TEN THINGS YOU NEED TO KNOW ABOUT ENGINE OIL
(1) Basics. Engine oil is the lifeblood of any engine. Its purpose is to absorb and carry away the extreme heat generated by engine components and clean the engine of contaminants by moving them to the oil filter. Engine oil also lubricates the metal-to-metal sliding parts. In the clutch, oil works to reduce heat and allows for the right amount of friction between the plates. Understanding engine oil helps you decide which oil to use and teaches you how to take care of it.
(2) Viscosity. The viscosity of a fluid is the measurement of its resistance to flow at a certain temperature. It’s one of the primary ways to describe an engine oil’s character. The higher the viscosity, the thicker the fluid. For example, heavy cream has a higher viscosity than water. Also, higher temperatures typically result in lower viscosity and vice versa. Lower-viscosity oils are beneficial for creating less drag and increased horsepower, but they can also break down easier and become detrimental over time.
(3) Label. The Society of Automotive Engineering (SAE) came up with the viscosity test used by engine oil manufacturers. The American Petroleum Institute (API) and Japanese Automobile Standards Organization (JASO) each have standards for lubricants used in a broad range of applications. When an oil says that it meets or exceeds API and JASO standards, that means it passed the testing for their specifications.
(4) Startup. The “10” in the standard 10W-40 engine oil label specifies the oil’s pump-ability at cold temperatures. To determine this number, the viscosity test is conducted at -25 degrees Celsius. A lower first number like “0,” which is a viscosity rating equal to water, is commonly used in vehicles operating in extremely low temperatures because it is crucial to move the oil quickly throughout the engine on startup so that the metal parts aren’t moving without their lifeblood of lubricating oil.
(5) Multi-grade. The “W” on 10W-40 is thought by many to stand for weight, but it actually stands for winter. It means the oil is multi-grade and designed to work in cold and hot temperatures. Multi-grade oils have specific chemistry formulated to allow for a consistent viscosity in cold and hot conditions.
(6) High temperature. The “40” in 10W-40 stands for the oil’s viscosity at operating temperature. This is tested at 100 degrees Celsius (212 degrees Fahrenheit) and is measured against the SAE J300 system, which uses centistokes (cSt) to describe the oil’s moveability. For example, a 10W-30 and 10W-40 engine oil have the same startup flow for the oil to disperse through the engine when it’s cold, but they have a different viscosity at operating temperatures. The 10W-40 is thicker when it’s hot.
(7) Synthetic. Engine oils come in non-synthetic, semi-synthetic and full-synthetic forms. Non-synthetics are mineral- or petroleum-based and have a lower cost and lower quality. Semi-synthetics are a blend of petroleum and synthetic-based oils (with no definitive ratio for each), and they generally provide more stability than non-synthetic lubricants. Full-synthetic oils offer the most advantages in performance, longevity and cleanliness.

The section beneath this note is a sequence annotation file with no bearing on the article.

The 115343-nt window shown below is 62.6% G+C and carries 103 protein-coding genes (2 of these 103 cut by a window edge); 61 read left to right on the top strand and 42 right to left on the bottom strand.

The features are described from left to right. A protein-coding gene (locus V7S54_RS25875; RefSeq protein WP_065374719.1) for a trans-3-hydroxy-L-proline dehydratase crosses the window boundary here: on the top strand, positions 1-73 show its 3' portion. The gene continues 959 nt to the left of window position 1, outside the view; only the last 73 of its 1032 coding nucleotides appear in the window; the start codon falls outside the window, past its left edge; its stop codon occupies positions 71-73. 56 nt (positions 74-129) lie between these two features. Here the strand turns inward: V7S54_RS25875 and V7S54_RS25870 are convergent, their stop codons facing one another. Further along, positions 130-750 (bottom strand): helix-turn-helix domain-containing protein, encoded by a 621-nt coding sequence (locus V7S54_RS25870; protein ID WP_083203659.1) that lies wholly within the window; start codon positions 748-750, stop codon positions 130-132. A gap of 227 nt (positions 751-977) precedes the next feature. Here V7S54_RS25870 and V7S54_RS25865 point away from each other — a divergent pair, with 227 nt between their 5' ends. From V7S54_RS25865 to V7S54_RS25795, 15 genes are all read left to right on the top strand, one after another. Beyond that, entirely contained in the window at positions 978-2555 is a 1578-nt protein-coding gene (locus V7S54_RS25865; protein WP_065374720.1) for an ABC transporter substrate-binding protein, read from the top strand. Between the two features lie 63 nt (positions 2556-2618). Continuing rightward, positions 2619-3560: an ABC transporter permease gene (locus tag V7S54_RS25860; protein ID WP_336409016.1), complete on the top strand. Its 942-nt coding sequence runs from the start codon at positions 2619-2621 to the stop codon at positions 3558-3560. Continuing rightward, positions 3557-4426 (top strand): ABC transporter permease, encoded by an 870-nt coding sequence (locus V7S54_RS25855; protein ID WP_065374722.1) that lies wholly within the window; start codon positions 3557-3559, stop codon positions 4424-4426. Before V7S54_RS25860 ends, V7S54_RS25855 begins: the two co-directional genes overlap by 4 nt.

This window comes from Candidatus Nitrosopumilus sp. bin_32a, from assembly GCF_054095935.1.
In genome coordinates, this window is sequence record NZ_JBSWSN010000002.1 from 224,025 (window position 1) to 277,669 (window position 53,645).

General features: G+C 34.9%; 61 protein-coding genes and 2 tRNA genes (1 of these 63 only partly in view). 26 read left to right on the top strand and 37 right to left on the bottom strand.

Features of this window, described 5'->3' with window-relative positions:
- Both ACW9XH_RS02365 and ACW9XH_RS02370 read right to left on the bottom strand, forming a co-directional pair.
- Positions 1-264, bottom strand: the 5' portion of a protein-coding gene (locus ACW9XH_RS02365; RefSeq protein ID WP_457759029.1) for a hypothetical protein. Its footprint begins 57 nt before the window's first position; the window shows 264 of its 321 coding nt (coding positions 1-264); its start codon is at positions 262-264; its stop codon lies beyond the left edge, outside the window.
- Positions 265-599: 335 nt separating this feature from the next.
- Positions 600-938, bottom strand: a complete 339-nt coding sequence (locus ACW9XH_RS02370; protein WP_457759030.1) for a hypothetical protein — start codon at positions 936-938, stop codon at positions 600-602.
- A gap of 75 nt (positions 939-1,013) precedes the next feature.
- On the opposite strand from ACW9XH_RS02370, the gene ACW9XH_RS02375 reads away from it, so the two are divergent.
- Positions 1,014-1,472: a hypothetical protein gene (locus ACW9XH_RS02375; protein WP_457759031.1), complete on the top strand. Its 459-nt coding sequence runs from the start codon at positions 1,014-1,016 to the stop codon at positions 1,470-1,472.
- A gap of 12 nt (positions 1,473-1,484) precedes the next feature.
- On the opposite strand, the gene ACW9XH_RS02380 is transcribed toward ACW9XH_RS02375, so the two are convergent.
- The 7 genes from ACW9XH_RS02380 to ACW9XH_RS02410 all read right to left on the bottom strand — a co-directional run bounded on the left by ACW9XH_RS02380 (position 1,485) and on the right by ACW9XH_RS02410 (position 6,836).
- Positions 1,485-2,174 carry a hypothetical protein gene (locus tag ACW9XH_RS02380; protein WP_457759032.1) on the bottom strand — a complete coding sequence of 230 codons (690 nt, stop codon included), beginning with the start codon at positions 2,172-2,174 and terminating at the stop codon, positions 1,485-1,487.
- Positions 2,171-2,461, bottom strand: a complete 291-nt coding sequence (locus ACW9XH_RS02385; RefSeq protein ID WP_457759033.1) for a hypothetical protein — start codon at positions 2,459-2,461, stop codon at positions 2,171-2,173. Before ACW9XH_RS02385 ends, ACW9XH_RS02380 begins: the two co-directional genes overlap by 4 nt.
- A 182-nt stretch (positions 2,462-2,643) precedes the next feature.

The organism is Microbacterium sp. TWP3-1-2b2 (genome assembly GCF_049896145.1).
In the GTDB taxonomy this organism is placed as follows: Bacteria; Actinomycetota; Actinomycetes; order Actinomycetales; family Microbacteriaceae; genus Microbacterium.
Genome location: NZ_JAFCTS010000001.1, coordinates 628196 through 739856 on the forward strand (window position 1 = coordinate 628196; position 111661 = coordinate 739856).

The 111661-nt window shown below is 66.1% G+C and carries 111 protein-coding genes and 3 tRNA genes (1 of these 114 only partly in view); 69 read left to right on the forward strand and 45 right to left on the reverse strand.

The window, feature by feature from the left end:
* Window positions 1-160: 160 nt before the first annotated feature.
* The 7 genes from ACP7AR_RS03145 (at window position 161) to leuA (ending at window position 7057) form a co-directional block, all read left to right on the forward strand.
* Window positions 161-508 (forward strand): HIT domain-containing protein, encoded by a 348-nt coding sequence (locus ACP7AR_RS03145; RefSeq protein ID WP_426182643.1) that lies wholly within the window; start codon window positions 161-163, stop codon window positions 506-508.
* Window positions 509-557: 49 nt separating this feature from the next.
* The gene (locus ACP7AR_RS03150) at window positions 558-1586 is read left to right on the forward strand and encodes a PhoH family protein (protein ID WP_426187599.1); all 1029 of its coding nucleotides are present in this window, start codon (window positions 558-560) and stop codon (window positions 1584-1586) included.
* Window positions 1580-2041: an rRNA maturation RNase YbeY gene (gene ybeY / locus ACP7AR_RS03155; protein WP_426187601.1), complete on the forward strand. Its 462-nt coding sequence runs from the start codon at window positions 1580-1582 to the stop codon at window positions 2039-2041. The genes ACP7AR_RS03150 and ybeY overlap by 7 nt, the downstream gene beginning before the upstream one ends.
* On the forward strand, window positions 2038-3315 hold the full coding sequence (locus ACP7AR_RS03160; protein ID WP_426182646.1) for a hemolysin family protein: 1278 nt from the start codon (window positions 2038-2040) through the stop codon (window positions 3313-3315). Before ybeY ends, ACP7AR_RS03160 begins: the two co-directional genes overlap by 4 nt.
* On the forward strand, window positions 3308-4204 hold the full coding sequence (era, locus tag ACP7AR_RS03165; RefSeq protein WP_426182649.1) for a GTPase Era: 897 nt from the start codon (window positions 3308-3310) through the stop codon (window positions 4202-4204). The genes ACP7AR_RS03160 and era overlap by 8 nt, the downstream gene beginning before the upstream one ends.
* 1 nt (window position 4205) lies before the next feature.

(8) Car oil. Although a generic oil works in multiple applications, you should choose engine oils that are designed specifically for your motorcycle. This maximizes the performance and reliability of your engine. Passenger car oils are focused on fuel economy and long drain intervals. Plus, engine driveline components are installed and lubricated separately on cars, but they work as a single unit on a motorcycle, which requires the engine oil to compensate. Motocross-specific brands’ engineers focus solely on motorcycle applications and formulate their oils to meet specific performance criteria.
(9) Maintenance. Engine oil prevents internal corrosion and is designed to keep any contaminants in suspension until the next oil change. This is why oil gets darker as it ages. Over time, the engine oil loses its ability to cool, clean and protect. Eventually, the oil is contaminated beyond the oil filter’s ability to filter out debris. The clutch can even start slipping prematurely if the oil hasn’t been changed, because the debris is causing the clutch plates to lose friction.
(10) Transmission oil. The 2002–2016 model Honda CRF450s used separate compartments for the engine oil and transmission oil. It worked well for reducing friction and increasing power, because Honda owners could use specialized fluids to meet two separate needs. The downside was that the smaller quantities in the two compartments created less room for error. Honda rejoined the rest of the motorcycle manufacturers with its new model in 2017 that used shared engine oil for the crankcase and transmission.